Thursday, October 13, 2011

№ 51. Star Wars

Back in the early 21st century, Spider-Man 1 was shown in tandem with the much maligned Star Wars Prequels (I, II, III). My friends were surprised why I preferred the Lucas film over the arachnid marvel. Spidey was on many accounts better told and more engaging. The prequels were a disappointment, read: Jar Jar Binks.

Jar Jar

First, I'm a sucker for sweeping strokes and the macro-enterprise. The allusions to the aging Roman Empire on the brink of collapse, the Senate horsetrading and grandstanding, clash of ideals and ideology, the memory of Reagan's Strategic Defense Initiative (1980s!), hyperdrive and  light saber proved too strong a pull towards the dark side.

To me, although Peter Parker's arc was more accessible---hello there angst and secret identities---his crusade belonged just to a lone ranger. He alone had to carry the burden of his gifted bite. No one else could. I suppose, I found this heroism hemmed in by a form of micromanagement: oh, quick there's fire on the corner of 32nd, a baby's trapped, hurry!; bank robbers just hijacked a police van; et cetera; and, please don't forget your pepperoni delivery, Penthouse A.

His spider senses just did not reach enough demographics to be elevated to the grand arena. Sure, he was saving humanity---but in retail, one damsel at a time! We're tallying body counts here. Let me be fair, though. The timeline of the movie was before he joined the Justice League, which would have addressed this small kink.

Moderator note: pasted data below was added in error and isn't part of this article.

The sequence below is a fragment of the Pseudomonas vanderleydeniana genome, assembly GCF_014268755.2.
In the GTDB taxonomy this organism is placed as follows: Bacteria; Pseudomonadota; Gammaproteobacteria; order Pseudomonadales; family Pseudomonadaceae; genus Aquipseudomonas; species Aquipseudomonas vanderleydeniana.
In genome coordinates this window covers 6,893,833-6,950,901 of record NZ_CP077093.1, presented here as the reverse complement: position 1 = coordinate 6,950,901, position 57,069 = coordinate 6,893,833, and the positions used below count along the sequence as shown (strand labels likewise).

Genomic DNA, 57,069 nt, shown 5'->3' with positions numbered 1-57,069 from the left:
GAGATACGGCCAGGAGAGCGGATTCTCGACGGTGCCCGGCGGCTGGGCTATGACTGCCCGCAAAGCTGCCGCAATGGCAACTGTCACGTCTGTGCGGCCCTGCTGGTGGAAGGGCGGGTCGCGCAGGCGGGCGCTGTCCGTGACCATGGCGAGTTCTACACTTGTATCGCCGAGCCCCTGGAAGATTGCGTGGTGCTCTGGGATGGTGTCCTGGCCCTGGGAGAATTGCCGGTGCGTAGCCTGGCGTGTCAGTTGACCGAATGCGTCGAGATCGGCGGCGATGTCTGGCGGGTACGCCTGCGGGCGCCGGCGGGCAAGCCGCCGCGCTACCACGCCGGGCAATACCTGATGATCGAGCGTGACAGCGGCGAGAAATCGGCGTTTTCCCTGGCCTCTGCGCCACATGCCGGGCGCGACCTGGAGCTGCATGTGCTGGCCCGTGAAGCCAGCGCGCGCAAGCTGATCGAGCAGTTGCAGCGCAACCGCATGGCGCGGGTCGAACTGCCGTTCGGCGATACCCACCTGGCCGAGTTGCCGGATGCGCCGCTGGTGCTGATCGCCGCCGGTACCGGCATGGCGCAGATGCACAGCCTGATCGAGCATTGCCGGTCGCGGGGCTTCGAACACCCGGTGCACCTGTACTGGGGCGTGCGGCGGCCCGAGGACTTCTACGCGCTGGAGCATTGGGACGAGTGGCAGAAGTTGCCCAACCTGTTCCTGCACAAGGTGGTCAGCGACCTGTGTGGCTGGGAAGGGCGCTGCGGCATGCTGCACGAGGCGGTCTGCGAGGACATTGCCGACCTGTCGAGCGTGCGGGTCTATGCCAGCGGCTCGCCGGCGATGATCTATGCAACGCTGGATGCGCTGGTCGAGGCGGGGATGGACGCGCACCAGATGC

Ergo, the sad, sad prequels.

Second, it's also mainly morality versus politics, if I were to really simplify things. Peter was engaged in soul wrenching struggles at the individual dimension. And, no doubt, everyone else has experienced dilemmas somehow. Hence, our empathy for his troubles. It's far easier or even simpler to see ourselves lost and seeking a moral compass in an urban decay than in Tatooine in a binary system.

The Skywalkers and the Jedi, on the other hand, had to stake morality on a much bigger scale. Galaxies and worlds were pawns that could be sacrificed for the greater good. Alderaan, was made an example and reduced to collateral damage in pursuit of hegemony. Peace and order, trade federations, civilizations, planetary systems and alliances, ethnic ecosystems, legions and armadas were managed on the cusp of political choices.

No, it wasn't nearly sufficient to discern from the vantage of a solitary conscience. They had to tap into something bigger: the Force. An individual conscience couldn't exert enough leverage to wield the fates of millions, even billions. The Force was needed, a collective conscience of some sort.

Maybe Lucas will rewrite the entire franchise and mine the complexities of geo- or galactic-politics. And while he's at it he can also re-imagine Queen Amidala without the ensaymada buns.

The midichlorians are stirring. I sense disturbance in the Force.

Bento Box:

Blame this article for the long rant (or brain hemorrhage): Use the Force, Daddy!

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